Two highly respected music-industry publishing companies have released new books about Studio One!
Alfred Publishing was first up with its new volume, Teach Yourself Studio One Version 2.0, by David Terry. A followup on the company’s earlier book about Studio One 1.x, this book is focused on getting you started and also serves as a refresher for those with some knowledge of the program. The book includes a DVD with more than 75 minutes of instructional video. It won Music Inc. magazine’s “Best in Show” award at the 2012 Winter NAMM show. It lists for $19.95 and is available here.
For those who want a more in-depth book that includes the advanced features of Studio One Professional 2, Hal Leonard Books is offering Power Tools for Studio One 2, vol. 1, by Larry the O. The first in a two-volume set, the 320-page book includes a DVD-ROM packed with video and lists for $39.99. However, from now through September 15, 2012, U.S. customers can receive 35% off when ordering from musicdispatch.com — or call 1-800-637-2852. Enter promo code ONE2 at checkout.
Today is a really special Freebie Friday, as Hamburg Audio has created a version of their awesome NUKLEAR synth just for Studio One users called NUKLEAR SOLO. The latest version of NUKLEAR has automatic host detection, and needs no further registration, nor activation. If you’re running Studio One (Producer or Professional), just install and have fun!
Click here to visit Hamburg Audio and download NUKLEAR.
And to cap it all off, Studio One users can upgrade to the polyphonic version of NUKLEAR for only €89! For this, just send an email to email@example.com, including a Studio One Song file with one instance of NUKLEAR before or after purchasing.
So it’s just about a week to go before Frankfurt Musikmesse, and we’re starting to get down to the wire on the stage demos. Looks like we’re going to have a lot of demos of a lot of different facets of Studio One, with (as usual) some really great musicians. This time I’ll be working with at least three different sets of musicians, which means a lot of preparation and figuring out how to best play to the strengths of each one. And what features we really have concentrate on, because with a program this size there’s no way you can cover even 10% of it properly in a half hour demo.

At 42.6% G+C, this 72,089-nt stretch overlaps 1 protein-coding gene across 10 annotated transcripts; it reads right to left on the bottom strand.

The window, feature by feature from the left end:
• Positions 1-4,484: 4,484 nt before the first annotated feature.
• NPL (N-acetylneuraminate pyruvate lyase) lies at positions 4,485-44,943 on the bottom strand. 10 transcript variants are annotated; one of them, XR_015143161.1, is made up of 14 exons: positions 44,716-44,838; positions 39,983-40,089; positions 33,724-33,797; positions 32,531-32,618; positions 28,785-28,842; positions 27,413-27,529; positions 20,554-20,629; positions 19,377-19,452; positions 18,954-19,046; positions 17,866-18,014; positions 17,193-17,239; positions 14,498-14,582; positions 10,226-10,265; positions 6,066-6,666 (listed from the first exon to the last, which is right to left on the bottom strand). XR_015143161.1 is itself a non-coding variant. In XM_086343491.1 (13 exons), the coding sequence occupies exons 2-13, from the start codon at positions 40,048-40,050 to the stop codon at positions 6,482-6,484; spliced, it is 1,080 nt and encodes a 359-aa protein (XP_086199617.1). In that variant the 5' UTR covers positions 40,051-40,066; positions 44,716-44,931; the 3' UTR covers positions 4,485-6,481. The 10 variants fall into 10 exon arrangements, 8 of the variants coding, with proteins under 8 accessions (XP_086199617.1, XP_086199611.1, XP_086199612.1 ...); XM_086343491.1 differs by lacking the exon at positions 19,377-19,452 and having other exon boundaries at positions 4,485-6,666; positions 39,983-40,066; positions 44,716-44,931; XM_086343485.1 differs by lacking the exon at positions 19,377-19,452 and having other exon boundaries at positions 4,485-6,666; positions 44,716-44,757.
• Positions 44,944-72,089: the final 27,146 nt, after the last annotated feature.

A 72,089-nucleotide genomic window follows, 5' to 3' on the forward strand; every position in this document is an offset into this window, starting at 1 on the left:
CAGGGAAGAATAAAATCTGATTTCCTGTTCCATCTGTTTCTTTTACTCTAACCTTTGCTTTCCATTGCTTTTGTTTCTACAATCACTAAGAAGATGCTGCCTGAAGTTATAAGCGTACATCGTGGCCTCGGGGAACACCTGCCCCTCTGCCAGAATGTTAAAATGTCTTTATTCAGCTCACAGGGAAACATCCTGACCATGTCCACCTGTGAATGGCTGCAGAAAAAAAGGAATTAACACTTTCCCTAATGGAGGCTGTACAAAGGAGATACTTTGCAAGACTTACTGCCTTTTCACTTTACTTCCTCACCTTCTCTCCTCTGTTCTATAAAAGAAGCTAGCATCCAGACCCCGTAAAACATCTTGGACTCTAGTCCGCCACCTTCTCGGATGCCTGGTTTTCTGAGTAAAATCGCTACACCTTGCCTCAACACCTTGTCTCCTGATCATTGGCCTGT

But most importantly, getting the music right. Because at the end of the day, it’s about all about the music. That’s the end result, and something I have to keep in my mind all the time: the technology is only a means to that end, and no matter how cool the tech may be, the music is what counts. Luckily I think we’ll have some pretty good music for you next week…
Well, it appears that one of my previous posts caused a bit of a storm in the media. While it’s nice to get attention I guess, I’ve taken down the post because it got perceived as being some kind of marketing blurb, when it wasn’t supposed to be. Yeah it’s true that I do marketing for PreSonus, but this isn’t the place for it. This is really just me talking about what I personally get up to with Studio One, not some kind of advertising spam. That’s why I started doing the Freebie Friday posts for example – those are plugins that I actually personally like and use to make music with – PreSonus doesn’t get anything out of me telling people about free stuff. My posts here are just me talking about the things I do and like, and that I think might be interesting for you guys too.
So my apologies to anyone that I might have offended with a previous post, but don’t blame PreSonus for it. Anything appearing in this blog under my name is my personal opinion only (that’s why it’s got my name on it) and certainly not some kind of company policy. So blame me, not them.
I got into this business because I love to make music, and I love technology, and even after many many years of doing it I still love it and get very enthusiastic about it. And I guess most of the people reading this feel the same way, so if I sometimes go a little overboard, I hope you guys can understand. I’m a musician first, and a marketing guy second, and it should stay that way. Thanks for listening.
The man behind Toneboosters is the remarkably talented and knowledgeable Jeroen Breebaart who is a scientist and engineer working in the field of audio processing, and who moonlights making incredible VST plugins in his spare time.
Most of the Toneboosters plugins are commercial, but Jeroen offers them at great prices, and they are well worth investing in. But some of them are free, and very much worth the download. My favourite of the freebies is TB IsoneSurround which allows virtual room monitoring even when using headphones! If you are living in a house with other people and you can only mix late a night in headphones, then you absolutely need this plugin. The virtual room simulation is much better than most commercial offerings costing three figur
e sums! The big brother version TB Isone is even better, so if you like the free one, I definitely recommend upgrading.
TB OmniSone also uses some of Jeroen’s spatial processing tricks, this time to play with the perceived stereo placement and width of a sound signal – it’s pretty wacky, but I think you should try it, you can do some amazing things with it.
And for those who find seven band parametric EQs a little bit daunting, I have to recommend TB EZQ. Want your track to sound brighter? Well… make it sound brighter